Mac Winslow and the rest of the Start A Snowball community believe that “in order to improve the world and tackle the problems facing our society, we need to build a culture of service and a generation of givers. To do this, we have to start with children”. Mac’s oldest son provided the momentum for Start A Snowball’s founding by spearheading “a week-long food drive” that reached a pinnacle when he collected approximately 1400 pounds of food and over $300 so that students in his school and their families could be properly fed over Spring Break. “We were inspired by the impact one child with a little support could have on a problem that concerned him. We believe that all children have this ability inside of them, and we want to help them realize it,” Mac asserts, with a veracity that could not radiate more brightly. 

Indeed, an investment in youth volunteerism produces manifold returns. The independence to effect change around an issue that speaks volumes to them, the exposure to meaningful leadership experiences and the development of a sense of community are only three of these dividends. Youth certainly have limitless potential, and should they be armed with the adequate resources, they can make the difference of tomorrow, today. Since Start A Snowball’s launch in February this year, it has supplied grants for projects including fundraising projects to raise classroom and dental supplies for children in Haiti, anti-bullying campaigns, book drives, and teen volunteer programs working with the elderly. In Mac’s words, “We want to encourage and fund projects that are going to make a difference [...] and of course they need to be led by kids”.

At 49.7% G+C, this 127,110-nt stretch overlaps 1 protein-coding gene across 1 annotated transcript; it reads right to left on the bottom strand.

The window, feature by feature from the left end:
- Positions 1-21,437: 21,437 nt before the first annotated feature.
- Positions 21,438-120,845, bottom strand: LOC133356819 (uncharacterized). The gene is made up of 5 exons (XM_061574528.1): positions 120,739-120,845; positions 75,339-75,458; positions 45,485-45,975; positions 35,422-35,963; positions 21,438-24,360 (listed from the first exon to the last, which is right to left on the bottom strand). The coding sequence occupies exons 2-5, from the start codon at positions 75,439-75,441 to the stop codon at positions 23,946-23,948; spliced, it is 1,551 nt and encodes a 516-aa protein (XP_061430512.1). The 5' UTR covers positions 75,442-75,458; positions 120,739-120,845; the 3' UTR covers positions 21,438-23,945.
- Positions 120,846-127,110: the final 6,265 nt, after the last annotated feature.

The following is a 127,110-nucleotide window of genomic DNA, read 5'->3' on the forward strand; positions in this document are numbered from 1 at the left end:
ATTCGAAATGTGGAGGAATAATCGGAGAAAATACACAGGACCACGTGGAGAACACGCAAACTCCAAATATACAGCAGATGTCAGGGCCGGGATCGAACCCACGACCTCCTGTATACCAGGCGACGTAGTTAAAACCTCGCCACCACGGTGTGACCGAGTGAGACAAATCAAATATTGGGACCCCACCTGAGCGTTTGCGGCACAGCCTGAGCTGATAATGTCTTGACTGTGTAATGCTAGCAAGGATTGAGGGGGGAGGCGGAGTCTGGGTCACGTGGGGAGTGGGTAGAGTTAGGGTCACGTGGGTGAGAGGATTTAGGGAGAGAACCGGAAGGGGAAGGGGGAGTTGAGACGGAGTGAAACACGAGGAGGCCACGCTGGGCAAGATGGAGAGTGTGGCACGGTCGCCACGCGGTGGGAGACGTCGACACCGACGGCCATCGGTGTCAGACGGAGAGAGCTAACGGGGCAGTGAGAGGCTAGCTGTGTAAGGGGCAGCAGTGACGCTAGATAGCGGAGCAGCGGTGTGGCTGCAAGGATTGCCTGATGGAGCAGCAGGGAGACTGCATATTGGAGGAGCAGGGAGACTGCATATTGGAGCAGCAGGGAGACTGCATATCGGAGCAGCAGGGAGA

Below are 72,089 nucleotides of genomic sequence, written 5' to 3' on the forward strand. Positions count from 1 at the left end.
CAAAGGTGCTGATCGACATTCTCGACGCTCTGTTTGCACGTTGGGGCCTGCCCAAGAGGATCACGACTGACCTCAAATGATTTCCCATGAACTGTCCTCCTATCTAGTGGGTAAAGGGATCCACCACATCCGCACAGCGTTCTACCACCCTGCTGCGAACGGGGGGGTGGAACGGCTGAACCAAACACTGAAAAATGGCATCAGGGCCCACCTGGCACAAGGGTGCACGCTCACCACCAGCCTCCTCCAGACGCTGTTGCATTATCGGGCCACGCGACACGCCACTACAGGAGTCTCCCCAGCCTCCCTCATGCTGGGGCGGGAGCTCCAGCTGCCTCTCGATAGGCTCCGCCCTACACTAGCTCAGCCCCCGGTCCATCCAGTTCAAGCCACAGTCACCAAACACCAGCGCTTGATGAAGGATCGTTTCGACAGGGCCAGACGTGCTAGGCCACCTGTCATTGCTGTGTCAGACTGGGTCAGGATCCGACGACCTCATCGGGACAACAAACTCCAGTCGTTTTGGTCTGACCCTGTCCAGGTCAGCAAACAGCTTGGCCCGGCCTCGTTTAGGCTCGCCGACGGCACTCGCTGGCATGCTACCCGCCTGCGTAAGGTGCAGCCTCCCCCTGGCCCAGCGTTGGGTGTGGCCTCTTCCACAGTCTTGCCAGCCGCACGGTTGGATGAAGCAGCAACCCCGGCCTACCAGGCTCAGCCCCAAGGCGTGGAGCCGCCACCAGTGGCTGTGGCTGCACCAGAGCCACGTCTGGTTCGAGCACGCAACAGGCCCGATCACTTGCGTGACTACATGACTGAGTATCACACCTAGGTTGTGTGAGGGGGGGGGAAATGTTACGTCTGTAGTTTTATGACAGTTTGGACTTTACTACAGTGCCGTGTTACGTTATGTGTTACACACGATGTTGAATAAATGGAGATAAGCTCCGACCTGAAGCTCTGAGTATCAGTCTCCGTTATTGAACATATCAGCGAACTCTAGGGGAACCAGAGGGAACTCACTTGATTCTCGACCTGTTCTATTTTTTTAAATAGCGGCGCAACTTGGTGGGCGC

In addition to applying for service grants, youth can get involved with Start A Snowball by utilizing “the resources on [Start A Snowball’s] website to identify ideas and opportunities for community service”. They can also be part of the movement to further volunteer dynamism among youth by spreading the word about Start A Snowball and its grants. “We live in a social media driven society, and we need youth and adults alike to spread the word about what we are doing, and build a groundswell of support and grant applicants,” Mac advocates. Start A Snowball also wants to hear about other stories of youth doing good in their communities. “We ask people to come to our site to share their inspiring stories; we can use them to inspire others.”

Marian Wright Edelman once said, “Service is the rent we pay for being. It is the very purpose of life, and not something you do in your spare time.” This infectious spirit of volunteerism and giving is deeply embedded in Start A Snowball’s DNA. Its future is optimistic, and Mac hopes that the organization will be able to “provide 160 grants in 2014 and 800 by the year 2018.” Ultimately, Start A Snowball is on pace to fostering a generation of devoted givers, and is relentless in its mission to secure for the world a brighter tomorrow through the powerful vehicle of youth volunteerism. If you are interested in getting involved with Start A Snowball, please contact Mac at This email address is being protected from spambots. You need JavaScript enabled to view it. .